With coronavirus infecting thousands in the U.S. and tens of thousands across the globe, Mississippi inmates are among the most vulnerable populations at risk of contracting the disease, according to a new legal filing. A motion was filed on Monday (March 16) is demanding that Parchman prison inmates receive coronavirus testing.
The motion is apart of an ongoing lawsuit spearheaded by Yo Gotti and Jay Z’s Team Roc, surrounding inhumane conditions inside the facility. “Those inmates have been subjected to inhumane health and safety risks, and now have to deal with the uncertainty and potential devastation of the coronavirus too,” Gotti said in a statement. “It is imperative that the Mississippi Department of Corrections implement a plan within Parchman to provide medical resources necessary to protect otect inmates that might be exposed.”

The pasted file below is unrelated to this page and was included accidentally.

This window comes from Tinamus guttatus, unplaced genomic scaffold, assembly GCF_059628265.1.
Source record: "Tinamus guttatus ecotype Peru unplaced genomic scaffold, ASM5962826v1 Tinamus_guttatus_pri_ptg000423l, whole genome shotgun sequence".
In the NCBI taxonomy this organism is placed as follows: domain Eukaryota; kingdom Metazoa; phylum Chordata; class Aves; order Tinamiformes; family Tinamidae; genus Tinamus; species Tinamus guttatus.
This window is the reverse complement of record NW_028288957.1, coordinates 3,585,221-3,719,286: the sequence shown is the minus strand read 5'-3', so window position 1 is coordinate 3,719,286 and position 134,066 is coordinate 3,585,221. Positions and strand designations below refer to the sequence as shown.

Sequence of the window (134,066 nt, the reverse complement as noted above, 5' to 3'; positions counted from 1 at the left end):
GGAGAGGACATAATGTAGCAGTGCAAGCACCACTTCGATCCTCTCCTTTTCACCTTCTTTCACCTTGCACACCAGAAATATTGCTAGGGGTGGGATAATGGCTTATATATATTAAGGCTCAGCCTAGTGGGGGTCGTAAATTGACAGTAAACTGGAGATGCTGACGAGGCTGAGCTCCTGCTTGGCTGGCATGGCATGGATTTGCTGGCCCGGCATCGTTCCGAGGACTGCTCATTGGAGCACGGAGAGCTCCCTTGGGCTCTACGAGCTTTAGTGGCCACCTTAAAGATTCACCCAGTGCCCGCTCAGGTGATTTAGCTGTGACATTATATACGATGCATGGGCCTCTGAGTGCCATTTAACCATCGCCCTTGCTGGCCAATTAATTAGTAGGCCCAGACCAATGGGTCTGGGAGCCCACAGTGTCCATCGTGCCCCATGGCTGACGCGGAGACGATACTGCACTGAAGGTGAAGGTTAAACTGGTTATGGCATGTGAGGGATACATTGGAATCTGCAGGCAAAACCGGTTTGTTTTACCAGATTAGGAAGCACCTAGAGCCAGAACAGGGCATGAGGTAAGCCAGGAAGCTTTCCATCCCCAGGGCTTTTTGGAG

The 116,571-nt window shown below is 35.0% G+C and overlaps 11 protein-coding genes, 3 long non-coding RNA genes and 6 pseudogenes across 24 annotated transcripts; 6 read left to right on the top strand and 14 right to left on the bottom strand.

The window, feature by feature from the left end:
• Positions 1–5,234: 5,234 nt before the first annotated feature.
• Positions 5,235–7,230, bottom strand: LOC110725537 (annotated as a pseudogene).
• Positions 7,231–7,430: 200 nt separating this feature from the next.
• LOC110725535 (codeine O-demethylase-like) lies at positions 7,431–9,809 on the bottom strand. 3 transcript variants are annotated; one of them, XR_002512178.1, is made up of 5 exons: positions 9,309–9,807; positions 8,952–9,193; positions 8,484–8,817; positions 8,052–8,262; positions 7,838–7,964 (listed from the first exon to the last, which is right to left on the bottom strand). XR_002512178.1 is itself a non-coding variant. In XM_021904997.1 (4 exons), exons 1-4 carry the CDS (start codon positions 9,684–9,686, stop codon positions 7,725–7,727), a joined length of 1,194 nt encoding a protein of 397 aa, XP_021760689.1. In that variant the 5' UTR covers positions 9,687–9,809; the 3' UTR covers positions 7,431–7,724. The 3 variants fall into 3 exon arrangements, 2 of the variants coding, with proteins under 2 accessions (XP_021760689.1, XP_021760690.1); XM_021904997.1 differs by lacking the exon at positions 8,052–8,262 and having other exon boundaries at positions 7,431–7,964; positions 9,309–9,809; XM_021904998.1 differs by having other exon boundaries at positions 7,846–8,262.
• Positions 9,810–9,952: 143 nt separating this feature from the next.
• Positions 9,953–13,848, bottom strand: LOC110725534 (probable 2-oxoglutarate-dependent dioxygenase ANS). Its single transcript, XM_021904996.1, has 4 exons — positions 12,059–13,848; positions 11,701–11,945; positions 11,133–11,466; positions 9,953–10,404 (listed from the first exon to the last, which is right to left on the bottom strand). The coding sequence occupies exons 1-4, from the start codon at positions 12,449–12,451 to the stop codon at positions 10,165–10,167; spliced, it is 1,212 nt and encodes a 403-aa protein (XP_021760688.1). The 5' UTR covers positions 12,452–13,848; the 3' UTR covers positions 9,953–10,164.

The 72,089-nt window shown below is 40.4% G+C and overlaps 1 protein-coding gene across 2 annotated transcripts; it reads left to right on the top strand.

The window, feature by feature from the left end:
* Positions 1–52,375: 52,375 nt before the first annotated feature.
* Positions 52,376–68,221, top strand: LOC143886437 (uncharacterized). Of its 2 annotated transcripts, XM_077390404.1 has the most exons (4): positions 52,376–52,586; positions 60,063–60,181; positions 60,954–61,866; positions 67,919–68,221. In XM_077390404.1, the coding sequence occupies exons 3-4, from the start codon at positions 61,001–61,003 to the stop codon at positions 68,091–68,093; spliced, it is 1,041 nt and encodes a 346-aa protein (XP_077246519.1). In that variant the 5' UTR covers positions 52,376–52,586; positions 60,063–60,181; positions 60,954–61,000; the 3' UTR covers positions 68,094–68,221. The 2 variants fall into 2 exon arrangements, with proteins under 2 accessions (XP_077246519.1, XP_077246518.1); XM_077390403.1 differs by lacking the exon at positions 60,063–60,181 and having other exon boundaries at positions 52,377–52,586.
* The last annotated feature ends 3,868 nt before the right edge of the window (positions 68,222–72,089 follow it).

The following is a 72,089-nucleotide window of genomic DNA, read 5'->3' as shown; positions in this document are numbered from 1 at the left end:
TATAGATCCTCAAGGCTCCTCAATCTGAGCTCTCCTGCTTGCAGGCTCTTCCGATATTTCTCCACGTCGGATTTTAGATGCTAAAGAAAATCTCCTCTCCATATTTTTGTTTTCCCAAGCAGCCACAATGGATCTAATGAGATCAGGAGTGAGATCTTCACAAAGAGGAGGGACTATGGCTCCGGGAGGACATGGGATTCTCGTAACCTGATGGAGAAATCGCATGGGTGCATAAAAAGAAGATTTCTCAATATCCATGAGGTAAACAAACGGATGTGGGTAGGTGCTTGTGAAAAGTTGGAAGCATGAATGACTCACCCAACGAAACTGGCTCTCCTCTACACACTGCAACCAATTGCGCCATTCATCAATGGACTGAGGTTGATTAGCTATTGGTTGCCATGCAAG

In addition to immediate testing, the motion calls for a 14-day quarantine for new inmates, as well as quarantines for inmates who test positive for COVID-19, exhibit symptoms, or were exposed to the disease.
In the face of the coronavirus pandemic, Parchman inmates are helpless in the most literal sense of the world without Court intervention, the MDOC will default to the same feckless approach to crises that has become the norm at Parchman,” the motion states per CBS News. “If said adequate testing kits are unavailable or scarce, then the most concerning symptoms — fever and cough — should be tested.”
More than two dozen inmates have died in Mississippi prisons since last December, many of whom passed away at Parchman, where at least 2,200 prisoners are housed. The last reported death was 42-year-old Michael Robertson who was found unresponsive in his cell last Thursday (March 12). Robertson’s cause of death has yet to be determined pending an autopsy. There were no signs of foul play suspected, according to the MDOC.
In an effort to protect staff, inmates and the public from exposure to COVID-19, the MDOC has temporarily suspended visitation “at all facilities where inmates are housed,” with the exception of attornies and other “essential visitors.” The MDOC also suspended inmate transfers from county jails to MDOC facilities, and GlobalTell is offering inmates two free phone calls up to five minutes each per week